Antihistamines can cause side effects, and some cause more side effects than others. Drugs such as Benadryl, Chlor-Trimeton, and Tavist and belong to an older group known as “first-generation” antihistamines. They tend to cause more side effects, particularly drowsiness. Newer-generation antihistamines such as Allegra, Clarinex, and Zyrtec and have fewer side effects, so they may be a better choice for some people. Some of the main side effects of antihistamines include:

  • Dry mouth
  • Drowsiness
  • Dizziness
  • Nausea and vomiting
  • Restlessness or moodiness (in some children)
  • Trouble urinating or not being able to urinate
  • Blurred vision
  • Confusion

If you’re taking an antihistamine that causes drowsiness, try to take it before bedtime. Don’t take it during the day before driving or operating heavy machinery. Read the label before you take an allergy drug.

Never take OTC antihistamines if you have an enlarged prostate, heart disease, high blood pressure, thyroid problems, kidney or liver disease, a bladder obstruction, or glaucoma. Also check with your doctor if you are pregnant or nursing.

Most allergy medications attempt to treat the symptoms your body instigates to get rid of the allergen. But doesn’t it make more sense to shore up your defenses before your body goes into attack mode? Many of the natural remedies discussed below are designed to prevent a reaction before it occurs. A few minor lifestyle changes also can go a long way toward keeping symptoms under control:

  • Avoid using window fans to cool rooms, because they can pull pollen indoors.
  • Keep windows closed when driving, using the air conditioner if necessary, to avoid allergens.
  • Limit your time outdoor when ragweed pollen counts are highest — from mid-August until the first frost.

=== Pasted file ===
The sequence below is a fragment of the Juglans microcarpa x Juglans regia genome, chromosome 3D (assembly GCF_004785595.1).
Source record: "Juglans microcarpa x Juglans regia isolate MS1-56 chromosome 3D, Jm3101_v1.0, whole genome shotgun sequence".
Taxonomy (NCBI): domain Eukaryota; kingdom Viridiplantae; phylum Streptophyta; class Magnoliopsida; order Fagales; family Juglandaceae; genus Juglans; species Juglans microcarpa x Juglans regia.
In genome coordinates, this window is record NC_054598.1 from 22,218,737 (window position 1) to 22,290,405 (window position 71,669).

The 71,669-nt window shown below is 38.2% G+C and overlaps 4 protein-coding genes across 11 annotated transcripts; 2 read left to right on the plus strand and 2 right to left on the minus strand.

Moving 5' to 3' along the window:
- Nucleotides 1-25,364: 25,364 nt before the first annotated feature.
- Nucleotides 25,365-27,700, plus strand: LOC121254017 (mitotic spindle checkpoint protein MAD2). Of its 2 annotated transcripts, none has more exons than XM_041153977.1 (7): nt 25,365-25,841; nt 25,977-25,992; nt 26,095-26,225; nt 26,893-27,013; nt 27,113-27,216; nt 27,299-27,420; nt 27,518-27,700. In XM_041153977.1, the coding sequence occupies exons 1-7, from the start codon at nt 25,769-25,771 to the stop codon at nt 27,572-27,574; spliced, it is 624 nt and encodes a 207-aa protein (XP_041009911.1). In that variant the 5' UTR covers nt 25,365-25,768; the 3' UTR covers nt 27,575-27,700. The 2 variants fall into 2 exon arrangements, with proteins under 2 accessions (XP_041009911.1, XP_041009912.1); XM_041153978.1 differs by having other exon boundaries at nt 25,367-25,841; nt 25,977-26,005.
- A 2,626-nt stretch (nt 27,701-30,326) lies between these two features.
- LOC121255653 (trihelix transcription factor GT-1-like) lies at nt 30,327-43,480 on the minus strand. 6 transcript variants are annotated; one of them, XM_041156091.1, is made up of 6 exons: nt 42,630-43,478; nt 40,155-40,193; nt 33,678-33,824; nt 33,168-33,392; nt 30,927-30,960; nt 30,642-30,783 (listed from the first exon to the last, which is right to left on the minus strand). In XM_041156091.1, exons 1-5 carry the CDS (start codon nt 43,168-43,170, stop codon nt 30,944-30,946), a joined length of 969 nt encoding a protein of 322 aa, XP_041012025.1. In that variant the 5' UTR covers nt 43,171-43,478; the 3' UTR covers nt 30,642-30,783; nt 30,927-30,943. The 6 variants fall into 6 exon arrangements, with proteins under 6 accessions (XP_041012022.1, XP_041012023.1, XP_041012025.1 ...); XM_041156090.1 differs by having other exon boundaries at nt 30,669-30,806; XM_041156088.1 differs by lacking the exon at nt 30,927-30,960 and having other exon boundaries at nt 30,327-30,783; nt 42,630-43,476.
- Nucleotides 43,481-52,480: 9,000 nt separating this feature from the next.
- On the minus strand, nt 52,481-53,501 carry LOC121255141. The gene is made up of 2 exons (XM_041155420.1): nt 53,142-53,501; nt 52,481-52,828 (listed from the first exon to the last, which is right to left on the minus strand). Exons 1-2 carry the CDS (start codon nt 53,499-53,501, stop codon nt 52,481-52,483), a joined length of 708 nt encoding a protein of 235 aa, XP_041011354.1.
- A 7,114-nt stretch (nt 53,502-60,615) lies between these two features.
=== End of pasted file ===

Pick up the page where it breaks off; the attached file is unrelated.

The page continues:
Here are more things that can help head off allergies before they start, as well as some drug-free ways to treat symptoms:

Allergy-Fighting Foods. A German study, published in the journal Allergy, found that participants who ate foods rich in omega-3 fatty acids were less likely to suffer allergy symptoms than those who didn’t regularly eat these foods. Omega-3s help fight inflammation and can be found in cold-water fish, walnuts and flaxseed oil, as well as grass-fed meat and eggs. To help keep airways clear when pollen counts are high, add a dash of horseradish, chili peppers or hot mustard to your food — all act as natural, temporary decongestants.

Bromelain. Some studies have found that bromelain is helpful in reducing nasal swelling and thinning mucus, making it easier for people to breathe. It may be particularly useful when added to drug treatment for sinus infections. Bromelain can be found in pineapple.

Chamomile is another herb that makes a delicious sweet flavored herbal tea and is a great choice for children.  When purchasing in bulk, four to six grams of flowers can be infused in eight ounces of boiling water to create a tea that is useful for allergies, hay fever, and asthma. It also contains anti-inflammatory properties that may help soothe inflammation in the throat when a cough is present. Chamomile has a calming effect that can be soothing and relaxing in times when we are feeling run down due to stress or illness.  If a ragweed allergy is present chamomile should not be used in the treatment of allergies.